ECB attacked for failing to carry out historic racism probe

·3-min read
ECB attacked for failing to carry out historic racism probe - PA
ECB attacked for failing to carry out historic racism probe - PA

The ECB is facing criticism from anti-discrimination campaigners after admitting it may be unable to investigate historic claims that a Yorkshire academy player was called a "smelly P---".

Governing body chiefs say they are checking whether the allegations can be pursued given the alleged slur from a youth team teammate predates the authority's 1997 formation.

However, amid concern over witness statements alleging the victim was abused on a daily basis, both the chairman of Kick It Out and Labour MP Navendu Mishra attacked delays over a probe.

The Cricketer website claims to have spoken to the key witness who is willing to to be questioned by the ECB. "I experienced casual racism whilst I was at the Yorkshire Academy," the witness statement reads. "The word 'P---' was often used towards me, alongside other derogatory comments. In addition, black players would be referred to using the racial slur 'Spook'."

However, the governing body has said in response: "We are unable to investigate until we have ascertained if we have any jurisdiction over the matter."

'Future of the sport we love demands action, not denial'

"I am appalled that the ECB is trying to find a bureaucratic hiding place on this matter, when the evidence of repeated, systemic racism is so clear," Mr Mishra, MP for Stockport, told The Cricketer in response. "The future of the sport we love demands action, not denial."

Sanjay Bhandari, the chairman of Kick It Out, added: "It is concerning in any industry that victims of discrimination could be denied justice because of a seemingly basic failure of governance. Kick it Out is considering with cricket how it may provide support and constructive challenge to the sport in its future inclusion journey. Doubtless, preventing a recurrence of this kind of incident will form part of our thinking. In the meantime, we hope that the victims are properly supported by cricket."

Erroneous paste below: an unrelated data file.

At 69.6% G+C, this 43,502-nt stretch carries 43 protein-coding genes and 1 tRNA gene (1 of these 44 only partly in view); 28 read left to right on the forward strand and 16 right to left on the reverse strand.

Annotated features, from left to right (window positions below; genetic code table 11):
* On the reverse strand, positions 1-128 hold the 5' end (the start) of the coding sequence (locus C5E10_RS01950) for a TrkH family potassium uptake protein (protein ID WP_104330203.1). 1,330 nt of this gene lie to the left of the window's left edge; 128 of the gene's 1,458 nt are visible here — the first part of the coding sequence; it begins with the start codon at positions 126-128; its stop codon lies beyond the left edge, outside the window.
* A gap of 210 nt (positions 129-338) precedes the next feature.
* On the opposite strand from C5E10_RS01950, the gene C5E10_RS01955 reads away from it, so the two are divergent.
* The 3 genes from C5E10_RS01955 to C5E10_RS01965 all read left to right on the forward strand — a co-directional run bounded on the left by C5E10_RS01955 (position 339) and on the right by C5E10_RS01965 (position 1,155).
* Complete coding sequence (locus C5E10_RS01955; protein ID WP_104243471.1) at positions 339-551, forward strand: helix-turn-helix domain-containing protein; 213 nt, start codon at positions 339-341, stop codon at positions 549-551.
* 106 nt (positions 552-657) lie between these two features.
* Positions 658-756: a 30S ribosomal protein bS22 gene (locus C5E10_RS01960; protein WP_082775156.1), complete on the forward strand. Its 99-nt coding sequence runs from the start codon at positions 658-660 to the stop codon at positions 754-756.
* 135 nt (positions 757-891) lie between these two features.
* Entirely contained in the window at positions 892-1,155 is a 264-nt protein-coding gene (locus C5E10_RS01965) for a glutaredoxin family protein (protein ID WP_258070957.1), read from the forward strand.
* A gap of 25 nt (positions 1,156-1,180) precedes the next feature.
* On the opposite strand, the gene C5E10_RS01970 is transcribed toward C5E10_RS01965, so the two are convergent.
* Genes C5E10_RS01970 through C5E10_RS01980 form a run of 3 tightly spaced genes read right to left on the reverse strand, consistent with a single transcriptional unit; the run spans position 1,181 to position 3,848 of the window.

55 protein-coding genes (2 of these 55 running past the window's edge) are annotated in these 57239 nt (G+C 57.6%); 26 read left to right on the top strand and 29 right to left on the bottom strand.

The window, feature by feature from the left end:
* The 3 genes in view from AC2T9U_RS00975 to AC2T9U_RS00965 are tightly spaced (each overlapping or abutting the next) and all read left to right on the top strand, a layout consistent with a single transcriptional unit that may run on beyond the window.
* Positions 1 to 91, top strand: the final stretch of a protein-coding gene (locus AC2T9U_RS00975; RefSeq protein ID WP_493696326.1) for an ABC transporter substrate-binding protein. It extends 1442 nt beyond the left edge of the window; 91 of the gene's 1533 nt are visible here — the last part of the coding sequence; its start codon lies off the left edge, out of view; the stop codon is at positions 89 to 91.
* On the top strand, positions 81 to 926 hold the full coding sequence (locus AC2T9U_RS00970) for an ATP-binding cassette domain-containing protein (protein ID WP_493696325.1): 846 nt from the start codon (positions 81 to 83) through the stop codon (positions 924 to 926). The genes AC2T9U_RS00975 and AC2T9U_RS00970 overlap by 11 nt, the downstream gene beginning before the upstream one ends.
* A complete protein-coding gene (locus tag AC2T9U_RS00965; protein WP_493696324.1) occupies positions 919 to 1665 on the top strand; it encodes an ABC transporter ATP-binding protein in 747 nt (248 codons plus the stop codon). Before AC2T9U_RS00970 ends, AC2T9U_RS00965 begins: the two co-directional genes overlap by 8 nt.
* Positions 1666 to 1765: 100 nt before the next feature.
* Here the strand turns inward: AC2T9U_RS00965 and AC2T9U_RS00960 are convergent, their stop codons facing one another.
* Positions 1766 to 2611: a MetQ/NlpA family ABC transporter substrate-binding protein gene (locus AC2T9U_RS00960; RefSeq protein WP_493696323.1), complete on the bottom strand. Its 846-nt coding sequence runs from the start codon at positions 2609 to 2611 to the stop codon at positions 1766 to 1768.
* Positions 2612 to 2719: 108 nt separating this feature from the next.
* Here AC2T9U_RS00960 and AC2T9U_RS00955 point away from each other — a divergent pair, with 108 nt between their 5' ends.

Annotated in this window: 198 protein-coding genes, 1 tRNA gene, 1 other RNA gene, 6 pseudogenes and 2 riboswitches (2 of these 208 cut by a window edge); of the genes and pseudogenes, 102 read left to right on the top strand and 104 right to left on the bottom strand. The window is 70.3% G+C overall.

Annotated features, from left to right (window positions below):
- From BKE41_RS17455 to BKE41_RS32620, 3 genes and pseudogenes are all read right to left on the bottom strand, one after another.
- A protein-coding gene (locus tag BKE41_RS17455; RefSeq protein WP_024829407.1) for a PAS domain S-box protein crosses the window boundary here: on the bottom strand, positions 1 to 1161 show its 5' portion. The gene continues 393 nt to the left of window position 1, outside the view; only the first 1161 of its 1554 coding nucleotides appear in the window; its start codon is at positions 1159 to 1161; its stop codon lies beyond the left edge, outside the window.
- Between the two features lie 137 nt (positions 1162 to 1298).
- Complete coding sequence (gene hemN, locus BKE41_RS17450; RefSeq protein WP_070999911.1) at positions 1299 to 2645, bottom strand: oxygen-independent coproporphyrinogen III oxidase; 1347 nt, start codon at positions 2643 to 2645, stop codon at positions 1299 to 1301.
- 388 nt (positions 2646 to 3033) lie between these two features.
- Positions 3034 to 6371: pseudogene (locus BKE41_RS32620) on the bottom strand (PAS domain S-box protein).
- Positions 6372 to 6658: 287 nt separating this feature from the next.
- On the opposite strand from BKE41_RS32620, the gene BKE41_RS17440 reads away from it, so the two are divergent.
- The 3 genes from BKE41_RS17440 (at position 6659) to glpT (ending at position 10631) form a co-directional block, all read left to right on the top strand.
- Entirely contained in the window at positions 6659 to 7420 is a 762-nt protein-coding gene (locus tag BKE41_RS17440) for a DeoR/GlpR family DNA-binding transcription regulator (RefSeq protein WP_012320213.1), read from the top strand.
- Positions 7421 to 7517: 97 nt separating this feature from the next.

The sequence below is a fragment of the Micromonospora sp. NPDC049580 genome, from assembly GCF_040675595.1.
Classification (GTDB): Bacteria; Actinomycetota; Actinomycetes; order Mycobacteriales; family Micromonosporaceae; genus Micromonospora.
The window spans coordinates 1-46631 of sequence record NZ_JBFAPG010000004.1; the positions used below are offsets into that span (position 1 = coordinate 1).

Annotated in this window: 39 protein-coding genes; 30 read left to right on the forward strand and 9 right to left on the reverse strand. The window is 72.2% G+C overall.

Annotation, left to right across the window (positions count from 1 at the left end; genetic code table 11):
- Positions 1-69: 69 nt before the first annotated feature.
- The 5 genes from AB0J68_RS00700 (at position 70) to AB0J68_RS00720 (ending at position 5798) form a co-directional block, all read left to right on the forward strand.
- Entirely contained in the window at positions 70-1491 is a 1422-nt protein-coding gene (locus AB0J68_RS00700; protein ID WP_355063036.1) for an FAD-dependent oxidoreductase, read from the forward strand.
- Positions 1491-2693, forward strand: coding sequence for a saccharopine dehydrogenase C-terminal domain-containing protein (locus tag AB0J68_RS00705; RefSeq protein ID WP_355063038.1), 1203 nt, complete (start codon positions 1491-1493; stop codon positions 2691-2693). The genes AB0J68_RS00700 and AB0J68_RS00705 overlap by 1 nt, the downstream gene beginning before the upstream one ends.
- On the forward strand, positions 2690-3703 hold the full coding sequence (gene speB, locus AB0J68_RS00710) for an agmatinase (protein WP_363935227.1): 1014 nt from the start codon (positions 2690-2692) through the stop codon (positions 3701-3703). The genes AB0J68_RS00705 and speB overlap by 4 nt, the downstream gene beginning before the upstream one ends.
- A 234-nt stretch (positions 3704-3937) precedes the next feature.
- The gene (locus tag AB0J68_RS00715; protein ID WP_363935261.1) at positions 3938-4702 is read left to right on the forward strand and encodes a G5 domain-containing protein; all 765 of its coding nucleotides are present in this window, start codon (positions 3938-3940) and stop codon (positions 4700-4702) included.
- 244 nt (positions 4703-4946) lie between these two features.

The ECB is assessing processes overseen at the time of the alleged offences by the Test and County Cricket Board, the governing body which preceded the current organisation. "We are currently looking into the documents entered into by the TCCB and the ECB. This includes what rights were assigned to the ECB when it was formed. If we can determine that the ECB has jurisdiction as a result of an assignment from the TCCB, we will investigate further. This would include establishing what TCCB rules applied to individuals during that time period."

The row comes to light after Yorkshire chairman Lord Patel said he had received a bagful of “phenomenally racist” letters and that the club’s staff had been physically abused during the toxic fallout following the Azeem Rafiq furore.

The head of the crisis-hit county told BBC Test Match Special on the first day of the Headingley Test that there were still “a very small but very vocal group of individuals that do not accept that racism happened at this club”.

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